07:27
again. If you do every number between one and you know
07:30
50 million eventually you're probably going to get a hash that corresponds to the hash of the password. Because MD five isn't perfect, it has collisions. Now they're better types of hash there better, more secure functions, whatever. A lot of people still use 75 despite it being insecure, which again is where our earlier comic comes from? Fuzzing password cracking All of these exploitative techniques
07:49
are pretty much on Lee useful
07:51
because of user error. If everyone you wrote secure code all the time
07:56
Oh, people like you and me would be out of a job. Luckily, they don't you for laziness. So,
08:01
like every good TV chef,
08:03
I went ahead and just created past cracker dot pie. It's the same coach is written into a pot ah python function, and we're gonna run it. We're gonna do python
08:13
past cracker dot pie,
08:16
and we're going to say that
08:18
the password we're going to give it is gonna be
08:20
564.
08:22
So again, what we would normally do is he would give it a password hash that it wasn calculate against, but we're doing this is a demonstration rather than his actual password cracker.
08:31
And it fails. It fails, it fails. It pales, pales for a little while, is gonna fail. And bam success. It spits out 564. It reached a successful comparison and it gave us the password.
08:41
You see, it just generated over 500 results very quickly.
08:46
If we wanted to do,
08:48
we could give it a password that
08:50
probably won't even correspond. And she's gonna spit. It's gonna generate 1000 MD five hashes
08:56
in a few seconds, and none of them collected. And that wasn't correct. But if we were to do 10,000 or 100,000 or a 1,000,000 or what have you
09:03
odds are, eventually would run into a collision.
09:05
Now, the way to speed this up more than anything else isn't actually multi threading. It's not printing. If you're actually trying to write a cracker, which don't do that, that's against the Computer Fraud and Abuse Act 1974. But if you're trying to write a password cracker,
09:16
then what you want to do is you want to take away printing. You want to take away all of the things that movies say look like good hacking
09:22
and just write code that calculates. And whenever it finds the actual password. It spits on Lee that out
09:28
and, yeah, I deliberated over a few 1,000,000. If you really want to get good at it, then you're gonna, you know,
09:33
use stack list or J Python, and you're going to set multiple threads starting at different points, all of them trying to crack the password.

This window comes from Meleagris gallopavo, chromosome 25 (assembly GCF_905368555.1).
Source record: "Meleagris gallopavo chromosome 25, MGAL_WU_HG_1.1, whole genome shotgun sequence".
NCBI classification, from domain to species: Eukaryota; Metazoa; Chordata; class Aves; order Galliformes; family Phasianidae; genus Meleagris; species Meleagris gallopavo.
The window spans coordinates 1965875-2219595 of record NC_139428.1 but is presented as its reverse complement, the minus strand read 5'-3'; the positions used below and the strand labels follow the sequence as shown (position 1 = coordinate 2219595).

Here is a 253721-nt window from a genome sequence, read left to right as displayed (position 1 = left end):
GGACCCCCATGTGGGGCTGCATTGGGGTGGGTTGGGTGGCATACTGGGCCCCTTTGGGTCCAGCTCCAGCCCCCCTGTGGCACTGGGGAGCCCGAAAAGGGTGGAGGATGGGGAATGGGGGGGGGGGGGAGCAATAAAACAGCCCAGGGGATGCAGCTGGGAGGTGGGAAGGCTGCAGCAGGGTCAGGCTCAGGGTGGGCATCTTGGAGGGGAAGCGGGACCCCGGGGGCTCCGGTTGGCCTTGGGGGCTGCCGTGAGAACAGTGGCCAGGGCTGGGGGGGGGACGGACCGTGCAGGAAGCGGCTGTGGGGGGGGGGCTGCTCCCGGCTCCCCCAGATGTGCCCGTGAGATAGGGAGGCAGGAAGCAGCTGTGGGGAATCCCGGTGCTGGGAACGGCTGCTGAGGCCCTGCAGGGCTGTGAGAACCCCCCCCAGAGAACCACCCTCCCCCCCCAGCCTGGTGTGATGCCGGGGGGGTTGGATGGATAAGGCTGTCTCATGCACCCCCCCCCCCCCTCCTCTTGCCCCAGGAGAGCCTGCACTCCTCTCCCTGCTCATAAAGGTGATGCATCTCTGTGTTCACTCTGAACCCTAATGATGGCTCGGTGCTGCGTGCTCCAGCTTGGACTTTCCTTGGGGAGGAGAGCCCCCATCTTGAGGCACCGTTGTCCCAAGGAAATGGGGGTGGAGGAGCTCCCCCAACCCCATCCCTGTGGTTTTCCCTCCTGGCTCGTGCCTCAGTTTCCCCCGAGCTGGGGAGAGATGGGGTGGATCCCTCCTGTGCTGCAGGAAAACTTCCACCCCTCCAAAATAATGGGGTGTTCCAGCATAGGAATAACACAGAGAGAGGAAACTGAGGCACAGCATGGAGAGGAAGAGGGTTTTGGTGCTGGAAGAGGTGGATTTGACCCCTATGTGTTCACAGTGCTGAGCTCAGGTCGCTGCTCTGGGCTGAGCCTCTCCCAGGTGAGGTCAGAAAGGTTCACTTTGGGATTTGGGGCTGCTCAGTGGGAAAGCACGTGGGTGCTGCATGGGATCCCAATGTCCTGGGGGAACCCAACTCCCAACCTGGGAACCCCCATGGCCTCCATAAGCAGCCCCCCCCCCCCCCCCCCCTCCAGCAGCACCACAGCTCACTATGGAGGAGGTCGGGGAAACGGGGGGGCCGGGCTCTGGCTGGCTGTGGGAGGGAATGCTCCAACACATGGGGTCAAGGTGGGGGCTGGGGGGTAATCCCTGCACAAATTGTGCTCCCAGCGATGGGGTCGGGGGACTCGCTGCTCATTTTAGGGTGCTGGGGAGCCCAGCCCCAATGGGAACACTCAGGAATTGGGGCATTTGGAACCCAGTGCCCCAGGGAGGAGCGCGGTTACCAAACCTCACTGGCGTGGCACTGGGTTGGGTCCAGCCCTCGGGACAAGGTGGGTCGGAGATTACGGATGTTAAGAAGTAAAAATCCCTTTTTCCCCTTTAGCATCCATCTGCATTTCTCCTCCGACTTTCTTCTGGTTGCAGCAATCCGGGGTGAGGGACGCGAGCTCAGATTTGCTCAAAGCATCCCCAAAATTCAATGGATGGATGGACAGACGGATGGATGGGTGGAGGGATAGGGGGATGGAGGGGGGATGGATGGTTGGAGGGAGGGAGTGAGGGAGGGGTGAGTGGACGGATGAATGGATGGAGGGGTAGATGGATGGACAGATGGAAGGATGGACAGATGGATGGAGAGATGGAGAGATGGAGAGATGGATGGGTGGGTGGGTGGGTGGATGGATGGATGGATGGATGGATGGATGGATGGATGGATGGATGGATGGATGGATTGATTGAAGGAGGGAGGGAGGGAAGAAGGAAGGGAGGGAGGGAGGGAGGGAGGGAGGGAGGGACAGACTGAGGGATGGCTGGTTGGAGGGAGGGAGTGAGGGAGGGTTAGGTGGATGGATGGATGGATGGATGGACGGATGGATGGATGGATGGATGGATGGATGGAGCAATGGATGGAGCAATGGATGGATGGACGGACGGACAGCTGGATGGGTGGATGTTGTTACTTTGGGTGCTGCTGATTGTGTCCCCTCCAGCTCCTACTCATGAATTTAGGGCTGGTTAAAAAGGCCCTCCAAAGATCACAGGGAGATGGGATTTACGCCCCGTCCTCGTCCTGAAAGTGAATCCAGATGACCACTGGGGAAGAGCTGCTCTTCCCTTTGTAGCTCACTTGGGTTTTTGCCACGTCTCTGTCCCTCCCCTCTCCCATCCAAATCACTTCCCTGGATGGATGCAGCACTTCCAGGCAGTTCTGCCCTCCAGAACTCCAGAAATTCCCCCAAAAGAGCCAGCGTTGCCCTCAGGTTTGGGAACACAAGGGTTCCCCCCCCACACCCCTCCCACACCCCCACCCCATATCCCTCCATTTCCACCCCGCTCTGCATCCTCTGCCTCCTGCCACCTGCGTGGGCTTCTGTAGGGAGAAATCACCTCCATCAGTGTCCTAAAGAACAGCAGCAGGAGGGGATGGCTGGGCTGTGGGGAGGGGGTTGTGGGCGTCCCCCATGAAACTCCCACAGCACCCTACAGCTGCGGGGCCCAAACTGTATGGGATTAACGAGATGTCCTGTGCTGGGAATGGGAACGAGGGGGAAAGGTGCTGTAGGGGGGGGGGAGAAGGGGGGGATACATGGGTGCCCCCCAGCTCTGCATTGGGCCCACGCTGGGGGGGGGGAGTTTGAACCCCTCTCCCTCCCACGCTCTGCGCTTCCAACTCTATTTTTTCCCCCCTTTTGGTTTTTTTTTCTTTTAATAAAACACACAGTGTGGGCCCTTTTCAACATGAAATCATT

09:41
Nd five, despite being a relatively insecure hashing method, is still stronger than the average. You know, Python script can be.
09:50
But again, what I mentioned earlier, if you get a few 1000 of those common passwords, your increased precipitously
09:56
or if you just want to set something to crack and you know
09:58
come back to it in a few weeks, you'll probably get it most of the time.
10:01
Not ah
10:03
again. That's what password cracking looks like. It's pretty straightforward, pretty easy and is a great summary of what buzzing looks like it, how it works.
10:13
And with that, we've actually finished this final video no shorter than most of the others have been. But that's the end of the buzzing section, and therefore the interview advanced python slides.
10:20
No,
10:22
with this is with everything else, we have any questions with Contact me on that page on the cyber grey 0.80 website.
10:26
Uh,
10:28
do my best to get back to any comments, questions, concerns, queries everything else.
10:31
There's still some activity videos to do, as well as the final activity video on a couple of sort of tossed in there for your fun and learning.
10:39
So please continue. Please enjoy those.
10:41
If your donors you've already done those and came with slides afterward, which is, by the way, is a terrible way to do it. Please don't. That's about strategy. But if you did, then you're done with Advanced Python and you're done with the python for Skeeter professionals. Course.
10:52
I hope you enjoyed it. I hope you learned a lot, and I hope to see again. Until then, please get out there and break stuff.

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Joe Perry
Senior Technical Instructor at FireEye, Inc